“High school’s never over.” So Emily Blunt’s character achingly blurts out in the charmer from a few years ago, The Jane Austen Book Club. I recalled this line over and over again as I watched 21 Jump Street, a different kind of charmer. In it, Jonah Hill and Canning Tatum play inexperienced cops—one smart, the other dumb. One fit, the other…yeah, yeah, yeah. Per the show that inspired it, the two go undercover as students at a local high school where a new drug is sweeping the hallways. Now, I know what you’re thinking, and so do the film’s writers (who in the opening moments make this very clear): Here is yet another Hollywood ploy to snatch up an old property and spin some more dollars from it. And by all accounts, 21 Jump Street is just that. But for a self-consciously outlandish action-comedy it also has a lot of heart. In fact, its airy brashness coupled with that heart makes 21 Jump Street intriguing, even fresh.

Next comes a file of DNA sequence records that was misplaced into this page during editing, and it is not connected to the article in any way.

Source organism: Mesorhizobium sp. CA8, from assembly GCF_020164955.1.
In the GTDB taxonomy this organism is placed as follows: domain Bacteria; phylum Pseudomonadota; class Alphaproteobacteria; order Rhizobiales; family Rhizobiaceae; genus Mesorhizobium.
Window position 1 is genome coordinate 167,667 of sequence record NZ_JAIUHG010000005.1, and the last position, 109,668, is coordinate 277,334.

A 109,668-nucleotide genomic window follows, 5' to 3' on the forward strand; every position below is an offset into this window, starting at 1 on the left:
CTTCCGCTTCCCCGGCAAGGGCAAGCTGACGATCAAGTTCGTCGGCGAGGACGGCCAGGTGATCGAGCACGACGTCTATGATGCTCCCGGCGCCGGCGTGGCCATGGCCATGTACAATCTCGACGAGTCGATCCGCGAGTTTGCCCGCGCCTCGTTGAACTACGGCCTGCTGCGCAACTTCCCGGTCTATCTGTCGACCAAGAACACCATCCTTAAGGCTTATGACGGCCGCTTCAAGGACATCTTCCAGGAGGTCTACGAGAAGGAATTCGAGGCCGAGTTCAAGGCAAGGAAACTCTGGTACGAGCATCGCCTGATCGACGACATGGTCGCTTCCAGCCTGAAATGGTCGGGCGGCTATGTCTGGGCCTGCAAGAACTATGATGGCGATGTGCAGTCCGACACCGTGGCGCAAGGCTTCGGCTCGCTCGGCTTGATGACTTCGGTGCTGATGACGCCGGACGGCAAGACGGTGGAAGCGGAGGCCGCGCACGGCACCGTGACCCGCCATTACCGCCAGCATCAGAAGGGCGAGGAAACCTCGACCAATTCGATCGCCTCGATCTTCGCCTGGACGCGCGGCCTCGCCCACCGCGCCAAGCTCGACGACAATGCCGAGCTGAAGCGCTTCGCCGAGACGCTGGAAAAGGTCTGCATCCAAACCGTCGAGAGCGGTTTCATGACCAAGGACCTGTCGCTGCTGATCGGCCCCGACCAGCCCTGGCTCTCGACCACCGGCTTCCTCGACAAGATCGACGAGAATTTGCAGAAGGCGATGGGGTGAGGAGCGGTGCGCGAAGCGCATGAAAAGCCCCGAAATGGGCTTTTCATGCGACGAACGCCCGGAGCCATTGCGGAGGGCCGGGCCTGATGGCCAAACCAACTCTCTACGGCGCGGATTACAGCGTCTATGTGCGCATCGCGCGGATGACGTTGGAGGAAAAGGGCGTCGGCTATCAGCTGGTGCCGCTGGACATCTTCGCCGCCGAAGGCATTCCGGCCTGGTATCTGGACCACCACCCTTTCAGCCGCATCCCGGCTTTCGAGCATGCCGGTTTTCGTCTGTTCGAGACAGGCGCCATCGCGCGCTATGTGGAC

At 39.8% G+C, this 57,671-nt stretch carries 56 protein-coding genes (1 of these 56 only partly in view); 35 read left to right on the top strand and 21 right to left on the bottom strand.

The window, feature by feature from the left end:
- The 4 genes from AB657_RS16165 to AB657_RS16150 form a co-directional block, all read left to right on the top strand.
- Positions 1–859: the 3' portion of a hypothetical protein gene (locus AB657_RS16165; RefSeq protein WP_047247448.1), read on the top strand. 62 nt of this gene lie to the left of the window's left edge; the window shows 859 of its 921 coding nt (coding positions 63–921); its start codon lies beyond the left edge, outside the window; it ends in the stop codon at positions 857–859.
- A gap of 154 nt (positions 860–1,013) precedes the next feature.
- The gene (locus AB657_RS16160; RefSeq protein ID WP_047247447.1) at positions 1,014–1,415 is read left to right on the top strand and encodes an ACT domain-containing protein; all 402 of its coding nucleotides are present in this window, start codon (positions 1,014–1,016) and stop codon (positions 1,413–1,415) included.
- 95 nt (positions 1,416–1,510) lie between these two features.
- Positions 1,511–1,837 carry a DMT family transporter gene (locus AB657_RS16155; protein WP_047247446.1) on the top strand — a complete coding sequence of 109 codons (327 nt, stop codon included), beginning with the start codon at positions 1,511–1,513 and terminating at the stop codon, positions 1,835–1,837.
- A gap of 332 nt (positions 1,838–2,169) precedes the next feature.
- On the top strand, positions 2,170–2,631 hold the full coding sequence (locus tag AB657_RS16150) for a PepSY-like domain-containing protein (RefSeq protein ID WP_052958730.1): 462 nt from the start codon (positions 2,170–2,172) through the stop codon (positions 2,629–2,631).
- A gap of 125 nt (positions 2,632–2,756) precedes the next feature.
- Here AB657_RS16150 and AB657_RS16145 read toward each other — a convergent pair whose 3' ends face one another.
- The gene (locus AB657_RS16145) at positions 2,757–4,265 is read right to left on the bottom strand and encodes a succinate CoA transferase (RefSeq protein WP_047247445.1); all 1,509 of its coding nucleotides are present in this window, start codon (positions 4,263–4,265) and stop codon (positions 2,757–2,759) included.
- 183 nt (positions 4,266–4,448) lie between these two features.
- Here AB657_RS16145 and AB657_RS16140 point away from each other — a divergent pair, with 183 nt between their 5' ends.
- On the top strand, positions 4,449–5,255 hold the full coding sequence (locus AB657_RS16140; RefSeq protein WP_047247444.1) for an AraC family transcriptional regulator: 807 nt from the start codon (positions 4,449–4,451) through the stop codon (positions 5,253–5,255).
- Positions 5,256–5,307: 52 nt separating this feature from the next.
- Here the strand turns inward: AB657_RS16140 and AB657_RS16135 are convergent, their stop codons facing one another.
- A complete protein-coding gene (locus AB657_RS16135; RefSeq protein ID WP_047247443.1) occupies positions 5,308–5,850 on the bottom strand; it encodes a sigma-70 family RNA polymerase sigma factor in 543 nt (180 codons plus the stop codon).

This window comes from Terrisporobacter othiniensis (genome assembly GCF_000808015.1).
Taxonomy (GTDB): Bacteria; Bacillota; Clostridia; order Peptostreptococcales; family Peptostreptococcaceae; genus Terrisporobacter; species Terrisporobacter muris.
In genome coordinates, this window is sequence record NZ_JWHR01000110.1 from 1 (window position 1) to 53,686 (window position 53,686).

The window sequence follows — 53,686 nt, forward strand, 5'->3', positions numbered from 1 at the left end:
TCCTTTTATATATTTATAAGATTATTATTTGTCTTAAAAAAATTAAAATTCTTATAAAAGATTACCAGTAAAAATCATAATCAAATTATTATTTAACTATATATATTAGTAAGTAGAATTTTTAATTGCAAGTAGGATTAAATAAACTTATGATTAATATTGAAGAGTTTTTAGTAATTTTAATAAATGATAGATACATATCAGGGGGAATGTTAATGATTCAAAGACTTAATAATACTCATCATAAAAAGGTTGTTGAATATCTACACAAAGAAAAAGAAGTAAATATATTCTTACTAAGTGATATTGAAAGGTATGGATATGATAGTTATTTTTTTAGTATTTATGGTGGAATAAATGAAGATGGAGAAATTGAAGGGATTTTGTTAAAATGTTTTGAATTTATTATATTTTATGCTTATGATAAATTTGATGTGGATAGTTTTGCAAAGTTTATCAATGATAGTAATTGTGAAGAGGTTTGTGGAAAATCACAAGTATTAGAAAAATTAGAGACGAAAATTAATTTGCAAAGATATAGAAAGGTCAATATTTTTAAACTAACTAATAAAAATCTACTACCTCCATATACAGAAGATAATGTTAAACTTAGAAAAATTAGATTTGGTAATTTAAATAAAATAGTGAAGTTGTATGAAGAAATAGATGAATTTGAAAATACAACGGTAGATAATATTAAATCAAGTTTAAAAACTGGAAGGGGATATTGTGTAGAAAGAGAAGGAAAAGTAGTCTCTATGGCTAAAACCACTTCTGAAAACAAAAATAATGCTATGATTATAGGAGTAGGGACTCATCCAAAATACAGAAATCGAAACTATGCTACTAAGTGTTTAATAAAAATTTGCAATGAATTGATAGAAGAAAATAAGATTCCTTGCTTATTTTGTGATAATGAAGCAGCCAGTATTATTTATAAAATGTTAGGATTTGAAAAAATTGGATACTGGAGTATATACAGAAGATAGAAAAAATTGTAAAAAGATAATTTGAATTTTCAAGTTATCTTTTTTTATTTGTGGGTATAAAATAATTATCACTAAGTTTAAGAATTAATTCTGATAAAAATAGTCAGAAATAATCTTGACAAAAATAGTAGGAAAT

In school, both the Hill and the Tatum characters try to slip back into the roles they filled with such ease the first time: Tatum, the dumb jock; Hill, the brainy nerd. But they soon learn that kids nowadays don’t fit as snugly into the simpler framework of social identities that dictated their adolescent years. The nerds are not outcasts and it’s cool to be informed. This is a wired generation that has reflexively internalized the values and commercial fads of the 80s and 90s. (Maybe Juno wasn’t so far off, after all?) If I’m making this all sound like an overt generational commentary, the film itself is more subtle. It knowingly navigates the trappings of high school life via its proxies of the two protagonists, each of whom essentially has a do-over at a most defining point in anyone’s development. Yes, the movie offers extravagant set pieces of action and comedy, some more effective than others. (Rob Riggle’s desperate attempts at comedy are ever more desperate, if you’re wondering.) And the frenetic action towards the end threatens to compromise the film’s smooth balance up until. But the quieter moments between are when 21 Jump Street really digs in and rather touchingly addresses how easy it is to shun even those who we care most about on our quests to gain acceptance. More pointedly, the movie captures how much it hurts to be on the other side. And isn’t that what we really learn in High School, anyway? (Phil Lord, Chris Miller) ***